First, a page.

What beauties are around us!  Below are some of the photos I've taken.  

There's always "one that got away"; back when I was in college I looked outside and saw what looked like an upside-down, hanging rainbow.  Turns out it was a circumzenithal arc.   Didn't have the camera.  

Most of these pictures are from the last two years; the sun pillar photos are the most recent: from this New Year's Eve.  We spotted them on our drive home from Grandma's house...     What an amazing way to end the year!  It felt like God's reassurance that he's aware and still in charge.  

(For a music-backed experience, play Desert Symphony while watching the pictures. Yeah, their videography upstages my pictures.  Enjoy them both. )

Since I live in the area where tomorrow's eclipse is visible (see shadowandsubstance.com for a map) , I looked at the local planetarium's website to see what they recommended doing.  I remember, way back in Elementary school, making a box with a hole in one end to watch the eclipse.  It worked pretty well.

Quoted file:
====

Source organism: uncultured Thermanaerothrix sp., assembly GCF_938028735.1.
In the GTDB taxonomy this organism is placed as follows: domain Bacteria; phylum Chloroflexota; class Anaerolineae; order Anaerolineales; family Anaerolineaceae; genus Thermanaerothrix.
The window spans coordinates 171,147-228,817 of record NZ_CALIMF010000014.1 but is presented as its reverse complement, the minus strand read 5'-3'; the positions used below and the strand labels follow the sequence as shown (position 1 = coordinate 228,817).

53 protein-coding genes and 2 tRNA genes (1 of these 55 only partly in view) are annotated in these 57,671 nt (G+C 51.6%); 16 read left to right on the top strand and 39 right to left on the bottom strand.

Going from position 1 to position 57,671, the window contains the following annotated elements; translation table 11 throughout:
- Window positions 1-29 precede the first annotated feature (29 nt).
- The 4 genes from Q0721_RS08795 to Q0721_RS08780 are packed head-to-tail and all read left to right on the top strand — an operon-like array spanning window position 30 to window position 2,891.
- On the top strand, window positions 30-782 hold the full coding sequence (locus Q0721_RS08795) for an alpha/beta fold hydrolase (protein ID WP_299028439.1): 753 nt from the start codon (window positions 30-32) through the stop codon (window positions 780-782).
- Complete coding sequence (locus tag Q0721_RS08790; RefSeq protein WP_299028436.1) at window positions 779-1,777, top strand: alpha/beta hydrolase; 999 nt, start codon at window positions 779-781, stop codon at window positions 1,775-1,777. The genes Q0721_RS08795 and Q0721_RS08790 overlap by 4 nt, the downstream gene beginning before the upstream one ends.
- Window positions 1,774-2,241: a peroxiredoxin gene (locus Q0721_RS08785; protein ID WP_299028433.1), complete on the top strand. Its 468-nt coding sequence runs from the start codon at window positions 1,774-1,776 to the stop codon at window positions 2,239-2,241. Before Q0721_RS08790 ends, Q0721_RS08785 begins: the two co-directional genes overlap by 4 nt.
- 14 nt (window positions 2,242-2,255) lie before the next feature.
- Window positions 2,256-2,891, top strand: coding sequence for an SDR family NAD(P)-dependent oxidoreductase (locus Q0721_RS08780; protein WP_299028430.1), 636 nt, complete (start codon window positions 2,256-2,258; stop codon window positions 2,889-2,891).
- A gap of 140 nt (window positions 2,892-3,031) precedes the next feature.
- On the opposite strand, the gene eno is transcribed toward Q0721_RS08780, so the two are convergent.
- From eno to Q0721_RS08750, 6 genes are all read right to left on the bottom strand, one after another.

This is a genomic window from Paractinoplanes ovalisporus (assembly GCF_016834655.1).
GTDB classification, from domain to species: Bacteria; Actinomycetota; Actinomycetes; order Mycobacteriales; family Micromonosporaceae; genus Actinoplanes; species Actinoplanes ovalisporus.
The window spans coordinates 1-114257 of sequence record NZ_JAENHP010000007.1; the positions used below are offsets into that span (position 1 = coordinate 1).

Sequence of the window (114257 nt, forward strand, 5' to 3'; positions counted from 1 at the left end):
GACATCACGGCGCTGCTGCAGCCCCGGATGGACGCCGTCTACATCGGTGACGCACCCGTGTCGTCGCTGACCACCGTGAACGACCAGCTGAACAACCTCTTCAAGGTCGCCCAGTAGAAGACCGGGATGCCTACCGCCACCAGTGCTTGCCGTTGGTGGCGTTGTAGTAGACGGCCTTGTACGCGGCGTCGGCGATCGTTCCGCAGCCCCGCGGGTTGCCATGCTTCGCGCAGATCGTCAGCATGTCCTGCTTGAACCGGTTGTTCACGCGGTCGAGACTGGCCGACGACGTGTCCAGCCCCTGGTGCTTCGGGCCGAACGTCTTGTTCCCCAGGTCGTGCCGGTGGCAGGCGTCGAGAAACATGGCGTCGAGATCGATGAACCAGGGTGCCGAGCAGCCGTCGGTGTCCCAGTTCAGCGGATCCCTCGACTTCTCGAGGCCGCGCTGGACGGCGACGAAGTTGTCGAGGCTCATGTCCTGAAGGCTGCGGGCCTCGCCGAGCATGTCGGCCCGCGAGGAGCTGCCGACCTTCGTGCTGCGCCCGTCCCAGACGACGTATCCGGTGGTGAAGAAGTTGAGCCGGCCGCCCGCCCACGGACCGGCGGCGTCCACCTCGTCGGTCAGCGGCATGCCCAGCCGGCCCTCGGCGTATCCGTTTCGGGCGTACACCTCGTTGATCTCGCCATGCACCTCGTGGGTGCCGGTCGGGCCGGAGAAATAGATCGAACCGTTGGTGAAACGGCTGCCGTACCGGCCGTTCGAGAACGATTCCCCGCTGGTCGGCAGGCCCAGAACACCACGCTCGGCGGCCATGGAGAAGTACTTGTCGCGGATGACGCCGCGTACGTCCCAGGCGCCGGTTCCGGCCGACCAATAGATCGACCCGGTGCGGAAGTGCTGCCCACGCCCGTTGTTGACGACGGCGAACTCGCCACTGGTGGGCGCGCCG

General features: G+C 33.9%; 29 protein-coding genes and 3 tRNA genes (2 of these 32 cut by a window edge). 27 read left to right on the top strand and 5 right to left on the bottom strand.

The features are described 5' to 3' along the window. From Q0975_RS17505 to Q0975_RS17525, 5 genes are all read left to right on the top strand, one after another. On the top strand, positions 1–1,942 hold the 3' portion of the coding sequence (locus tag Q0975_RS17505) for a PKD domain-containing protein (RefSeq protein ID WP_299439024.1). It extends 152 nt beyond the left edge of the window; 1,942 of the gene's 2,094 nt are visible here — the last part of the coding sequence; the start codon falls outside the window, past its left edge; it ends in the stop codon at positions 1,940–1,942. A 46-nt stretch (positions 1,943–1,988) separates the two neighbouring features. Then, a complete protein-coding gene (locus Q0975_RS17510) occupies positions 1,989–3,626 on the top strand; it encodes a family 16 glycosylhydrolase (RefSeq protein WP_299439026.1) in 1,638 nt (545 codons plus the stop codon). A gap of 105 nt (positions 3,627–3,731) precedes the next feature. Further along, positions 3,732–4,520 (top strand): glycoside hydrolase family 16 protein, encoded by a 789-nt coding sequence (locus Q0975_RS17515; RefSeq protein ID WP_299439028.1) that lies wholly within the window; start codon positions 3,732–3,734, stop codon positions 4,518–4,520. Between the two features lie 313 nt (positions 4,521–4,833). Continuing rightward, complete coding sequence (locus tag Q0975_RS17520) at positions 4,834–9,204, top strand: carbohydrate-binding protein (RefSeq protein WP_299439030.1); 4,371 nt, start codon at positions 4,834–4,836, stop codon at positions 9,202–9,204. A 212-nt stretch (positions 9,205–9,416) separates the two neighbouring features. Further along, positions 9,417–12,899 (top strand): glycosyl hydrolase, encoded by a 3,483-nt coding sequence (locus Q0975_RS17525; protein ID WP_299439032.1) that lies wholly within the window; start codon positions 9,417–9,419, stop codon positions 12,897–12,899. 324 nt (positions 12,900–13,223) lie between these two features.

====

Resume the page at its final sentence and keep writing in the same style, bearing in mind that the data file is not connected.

The website I visited has instructions on making one of these 'pinhole projectors'... read all the way through the comments to find a helpful tip on sizing the hole.  Also in the comments was a simpler method- to use a pair of binoculars backwards... 

Here are the instructions.

"Hold a pair of binoculars with the big end pointed toward the Sun. You only need one barrel of the binocs for this, you can leave the lens cover on the other unused barrel.
The binocular will then project an image of the Sun out of the eyepiece. Tape a piece of white copy paper onto a large piece of cardboard and use it as a projection surface for the image coming out the back of the binocular. Experiment with distance from the eyepiece to hold the paper. A foot or two distance between the binoc eyepiece and the projection surface seems to work best for me. Experiment for yourself.
You’ll see what I mean when you try it."
-from http://clarkplanetarium.org/how-to-make-a-pinhole-projector/

BTW, you do NOT want to look at an eclipse without a special viewing device.  Sunglasses don't count, either.  You can severely damage your retinas.   A funny video that shows what can happen is Brian Regan's "Big Family Stuff", the sun part starts at about 2:58.